During her research year, Rachel started training for and subsequently completed the Hawaii Half-Ironman. While she was preparing for the race, some of her knee symptoms came back. After the race, she required a revision of the meniscus allograft and received a lateral femoral condyle osteochondral allograft. “Ever since the revision surgery, I have been functioning at an incredibly high level,” Rachel said.

Now an orthopedic surgery resident at Rush University Medical Center, Rachel works alongside Dr. Cole, the surgeon who helped her heal. Many of her research projects involve allograft applications and her experience as an allograft recipient provides a unique connection to her patients in need of a tissue transplant.  “The allograft has allowed me to be a surgeon, permitting me to stand for over 12 hours in the operating room without thinking about my knee because I have literally no pain or swelling,” she said. “Before the allograft transplantation, there is no way I would have been able to do this. I am incredibly grateful for my tissue donors and their families. This gift has inspired me to pursue my passion for orthopaedic and sports medicine and to help my future patients the same way Dr. Cole and his team helped me.”

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Older Patients with Knee Pain May Benefit from Allograft Transplant Technique

By JRF Ortho

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Knee pain in active patients over 40 is often difficult to treat but according to researchers presenting their work today at the American Orthopaedic Society for Sports Medicine’s (AOSSM) Annual Meeting in San Diego, utilizing a special kind of allograft may be a step in the right direction.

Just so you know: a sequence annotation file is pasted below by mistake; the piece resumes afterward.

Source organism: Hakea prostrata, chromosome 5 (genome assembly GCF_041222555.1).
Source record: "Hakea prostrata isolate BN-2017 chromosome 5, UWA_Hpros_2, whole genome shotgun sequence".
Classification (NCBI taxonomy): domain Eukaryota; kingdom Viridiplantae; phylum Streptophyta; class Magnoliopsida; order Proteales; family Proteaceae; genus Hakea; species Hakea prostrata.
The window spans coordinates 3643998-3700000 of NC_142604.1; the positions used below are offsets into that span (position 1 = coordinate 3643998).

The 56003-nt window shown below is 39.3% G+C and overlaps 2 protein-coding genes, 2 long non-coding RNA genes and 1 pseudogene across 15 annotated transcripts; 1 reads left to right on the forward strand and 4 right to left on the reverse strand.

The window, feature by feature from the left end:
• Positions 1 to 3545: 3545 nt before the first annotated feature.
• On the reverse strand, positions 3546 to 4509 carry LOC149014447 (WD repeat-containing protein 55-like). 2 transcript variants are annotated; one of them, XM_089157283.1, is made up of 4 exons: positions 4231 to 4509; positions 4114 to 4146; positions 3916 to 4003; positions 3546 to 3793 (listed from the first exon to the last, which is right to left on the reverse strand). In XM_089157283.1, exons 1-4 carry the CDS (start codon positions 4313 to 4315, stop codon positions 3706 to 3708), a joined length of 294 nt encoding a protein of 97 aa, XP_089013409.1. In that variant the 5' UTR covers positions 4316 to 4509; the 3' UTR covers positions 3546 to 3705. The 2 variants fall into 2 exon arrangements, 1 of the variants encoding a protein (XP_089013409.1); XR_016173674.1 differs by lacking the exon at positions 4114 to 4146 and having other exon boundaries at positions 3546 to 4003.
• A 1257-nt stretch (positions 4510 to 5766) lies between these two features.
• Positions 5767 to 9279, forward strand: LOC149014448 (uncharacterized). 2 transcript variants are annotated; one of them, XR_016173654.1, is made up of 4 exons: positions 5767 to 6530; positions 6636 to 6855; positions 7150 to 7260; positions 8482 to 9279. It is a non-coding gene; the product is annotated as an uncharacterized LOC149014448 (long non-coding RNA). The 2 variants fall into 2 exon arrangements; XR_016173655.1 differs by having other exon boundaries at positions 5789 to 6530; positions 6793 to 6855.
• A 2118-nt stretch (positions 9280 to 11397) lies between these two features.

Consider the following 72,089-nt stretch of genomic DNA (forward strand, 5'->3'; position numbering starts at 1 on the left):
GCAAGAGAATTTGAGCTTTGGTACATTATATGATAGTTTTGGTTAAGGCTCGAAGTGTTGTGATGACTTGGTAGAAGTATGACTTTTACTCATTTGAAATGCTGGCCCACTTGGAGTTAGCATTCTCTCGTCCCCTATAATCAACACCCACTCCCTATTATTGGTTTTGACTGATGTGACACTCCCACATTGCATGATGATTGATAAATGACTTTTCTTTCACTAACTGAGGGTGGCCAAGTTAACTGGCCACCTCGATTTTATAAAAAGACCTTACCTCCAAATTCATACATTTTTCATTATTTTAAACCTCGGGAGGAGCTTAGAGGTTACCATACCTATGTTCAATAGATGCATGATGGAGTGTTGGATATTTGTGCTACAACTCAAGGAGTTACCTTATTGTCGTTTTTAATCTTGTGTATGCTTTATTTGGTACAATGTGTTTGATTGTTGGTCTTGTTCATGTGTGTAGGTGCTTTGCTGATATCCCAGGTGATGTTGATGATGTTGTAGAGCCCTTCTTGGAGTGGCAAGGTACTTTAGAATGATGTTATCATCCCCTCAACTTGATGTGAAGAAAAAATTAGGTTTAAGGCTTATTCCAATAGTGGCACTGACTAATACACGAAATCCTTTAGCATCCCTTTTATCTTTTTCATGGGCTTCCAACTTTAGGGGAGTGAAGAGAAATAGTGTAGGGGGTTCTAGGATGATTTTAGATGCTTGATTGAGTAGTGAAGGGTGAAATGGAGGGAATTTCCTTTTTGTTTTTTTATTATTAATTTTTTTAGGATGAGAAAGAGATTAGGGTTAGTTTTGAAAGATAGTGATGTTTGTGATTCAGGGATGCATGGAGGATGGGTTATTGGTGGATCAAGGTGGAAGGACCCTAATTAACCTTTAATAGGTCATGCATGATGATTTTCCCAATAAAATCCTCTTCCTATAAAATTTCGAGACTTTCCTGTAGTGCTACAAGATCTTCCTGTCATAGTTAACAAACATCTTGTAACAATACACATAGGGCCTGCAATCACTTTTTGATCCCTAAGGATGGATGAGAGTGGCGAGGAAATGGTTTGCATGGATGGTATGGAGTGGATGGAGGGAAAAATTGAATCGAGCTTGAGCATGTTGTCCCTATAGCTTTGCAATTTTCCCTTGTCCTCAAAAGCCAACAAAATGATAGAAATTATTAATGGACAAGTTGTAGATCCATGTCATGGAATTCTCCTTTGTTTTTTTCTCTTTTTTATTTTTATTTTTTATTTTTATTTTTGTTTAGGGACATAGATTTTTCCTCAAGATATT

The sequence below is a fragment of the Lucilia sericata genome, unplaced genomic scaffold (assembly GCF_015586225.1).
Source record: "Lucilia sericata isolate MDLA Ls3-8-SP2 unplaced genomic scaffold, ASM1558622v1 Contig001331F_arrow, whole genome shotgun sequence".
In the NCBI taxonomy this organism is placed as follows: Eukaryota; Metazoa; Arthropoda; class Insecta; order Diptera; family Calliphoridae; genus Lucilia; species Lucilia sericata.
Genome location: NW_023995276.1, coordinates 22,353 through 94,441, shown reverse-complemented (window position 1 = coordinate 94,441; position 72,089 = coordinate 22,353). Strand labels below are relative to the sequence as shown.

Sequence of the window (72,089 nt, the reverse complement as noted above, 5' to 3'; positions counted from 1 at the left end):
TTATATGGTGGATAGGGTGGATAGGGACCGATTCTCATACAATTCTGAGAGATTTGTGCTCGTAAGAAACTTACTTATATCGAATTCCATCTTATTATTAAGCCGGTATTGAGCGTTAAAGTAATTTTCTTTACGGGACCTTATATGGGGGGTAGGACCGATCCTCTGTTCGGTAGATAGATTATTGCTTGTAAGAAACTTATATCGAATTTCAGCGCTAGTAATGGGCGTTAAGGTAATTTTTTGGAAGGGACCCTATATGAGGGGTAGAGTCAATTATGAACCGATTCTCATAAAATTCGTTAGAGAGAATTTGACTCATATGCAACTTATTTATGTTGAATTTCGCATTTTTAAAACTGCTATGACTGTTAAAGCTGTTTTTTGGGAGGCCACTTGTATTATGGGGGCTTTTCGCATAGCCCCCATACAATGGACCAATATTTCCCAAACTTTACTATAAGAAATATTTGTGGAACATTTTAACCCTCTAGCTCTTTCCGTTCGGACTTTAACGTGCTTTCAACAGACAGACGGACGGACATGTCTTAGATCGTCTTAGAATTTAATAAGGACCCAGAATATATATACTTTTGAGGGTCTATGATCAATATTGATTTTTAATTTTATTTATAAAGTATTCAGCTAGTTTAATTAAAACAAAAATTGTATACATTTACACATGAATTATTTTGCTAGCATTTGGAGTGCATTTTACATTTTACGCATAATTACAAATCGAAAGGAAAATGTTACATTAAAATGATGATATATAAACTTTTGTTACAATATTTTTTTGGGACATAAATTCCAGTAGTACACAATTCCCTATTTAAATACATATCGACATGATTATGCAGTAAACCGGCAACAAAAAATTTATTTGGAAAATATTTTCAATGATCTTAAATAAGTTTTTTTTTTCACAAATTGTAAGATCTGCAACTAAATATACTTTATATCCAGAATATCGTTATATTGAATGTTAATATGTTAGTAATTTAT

“Our findings note that patients older than 40 may benefit from using a fresh osteochondral allograft transplantation to treat focal cartilage defects, a common cause of knee pain in adults,” said lead author, Dennis Crawford, MD, PhD from the Oregon Health and Science University in Portland, Oregon.

Crawford and his colleagues looked at a total of 80 patients broken into two groups. The study group consisted of 38 patients, 10 women and 28 men who were at least 40 years of age and a control group with 42 patients (27 men and 15 women) who were 39 years of age or younger.

A statistically significant improvement for both groups was noted for the final follow-up for IKDC and all five KOOS sub-scores. Greatest changes were seen in the ability of patients to perform Sports and with improvement in healthful daily activity. Previous surgical treatment was performed on 31 of 38 knees in the study group and 37 of the 42 knees in the control group.


“This type of osteochondral allograft transplantation has traditionally been used in younger active patients with cartilage disorders. However, seeing this type of success allows sports medicine physicians another option in older patients and serves as a predictable biologic joint preservation technique,” said Crawford.


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Allografts offer cost, healing benefits in sports medicine

From JRF Ortho News– “Allograft use is one of the hottest topics [in the United States] right now,” said Christopher Harner, MD, of Pittsburgh, U.S.A., in a special symposium on allografts at the 7th European Federation of National Associations of Orthopaedics and Traumatology Congress (EFORT). Harner was joined by fellow orthopaedic surgeons Gary G. Poehling, MD, of Winston-Salem, U.S.A., and René Verdonk, MD, PhD, of Gent, Belgium, a member of the Orthopaedics Today International Editorial Advisory Board.

“There has been an explosion in the use of musculoskeletal allografts in sports medicine, and last year more than 1 million graphs were distributed,” Harner said. “Although the tissues improved in safety in the last 10 to 15 years and disease transmission is rare, it still exists.”

Harner said the advantages of allografts include low donor site mobility, decreased operating time and less pain in the first six weeks. He called it the preferred procedure in complex cases such as multiple ligament revision cases. He said the disadvantages include disease transmission and slow incorporation.

Click here to read the entire article.